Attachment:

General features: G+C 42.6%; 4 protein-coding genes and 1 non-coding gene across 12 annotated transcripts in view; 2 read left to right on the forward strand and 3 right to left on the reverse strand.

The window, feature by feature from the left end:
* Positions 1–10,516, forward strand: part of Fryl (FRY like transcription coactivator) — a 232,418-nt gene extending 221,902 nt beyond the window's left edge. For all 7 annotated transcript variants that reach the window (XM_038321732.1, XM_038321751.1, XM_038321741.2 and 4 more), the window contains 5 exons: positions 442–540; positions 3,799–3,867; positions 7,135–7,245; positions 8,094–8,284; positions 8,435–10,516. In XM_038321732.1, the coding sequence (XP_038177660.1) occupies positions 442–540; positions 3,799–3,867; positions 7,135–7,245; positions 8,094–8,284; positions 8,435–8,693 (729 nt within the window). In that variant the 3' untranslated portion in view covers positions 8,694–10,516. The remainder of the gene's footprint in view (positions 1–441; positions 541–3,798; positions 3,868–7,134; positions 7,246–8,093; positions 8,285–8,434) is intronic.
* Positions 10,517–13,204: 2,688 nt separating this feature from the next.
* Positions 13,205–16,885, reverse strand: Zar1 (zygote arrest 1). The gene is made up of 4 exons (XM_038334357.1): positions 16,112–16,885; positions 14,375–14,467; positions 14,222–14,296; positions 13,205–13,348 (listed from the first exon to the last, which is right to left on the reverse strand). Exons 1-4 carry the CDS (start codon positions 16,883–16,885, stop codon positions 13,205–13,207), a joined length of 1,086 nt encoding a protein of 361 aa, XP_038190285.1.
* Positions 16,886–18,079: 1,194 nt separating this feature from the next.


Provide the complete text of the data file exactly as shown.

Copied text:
General features: G+C 42.6%; 4 protein-coding genes and 1 non-coding gene across 12 annotated transcripts in view; 2 read left to right on the forward strand and 3 right to left on the reverse strand.

The window, feature by feature from the left end:
* Positions 1–10,516, forward strand: part of Fryl (FRY like transcription coactivator) — a 232,418-nt gene extending 221,902 nt beyond the window's left edge. For all 7 annotated transcript variants that reach the window (XM_038321732.1, XM_038321751.1, XM_038321741.2 and 4 more), the window contains 5 exons: positions 442–540; positions 3,799–3,867; positions 7,135–7,245; positions 8,094–8,284; positions 8,435–10,516. In XM_038321732.1, the coding sequence (XP_038177660.1) occupies positions 442–540; positions 3,799–3,867; positions 7,135–7,245; positions 8,094–8,284; positions 8,435–8,693 (729 nt within the window). In that variant the 3' untranslated portion in view covers positions 8,694–10,516. The remainder of the gene's footprint in view (positions 1–441; positions 541–3,798; positions 3,868–7,134; positions 7,246–8,093; positions 8,285–8,434) is intronic.
* Positions 10,517–13,204: 2,688 nt separating this feature from the next.
* Positions 13,205–16,885, reverse strand: Zar1 (zygote arrest 1). The gene is made up of 4 exons (XM_038334357.1): positions 16,112–16,885; positions 14,375–14,467; positions 14,222–14,296; positions 13,205–13,348 (listed from the first exon to the last, which is right to left on the reverse strand). Exons 1-4 carry the CDS (start codon positions 16,883–16,885, stop codon positions 13,205–13,207), a joined length of 1,086 nt encoding a protein of 361 aa, XP_038190285.1.
* Positions 16,886–18,079: 1,194 nt separating this feature from the next.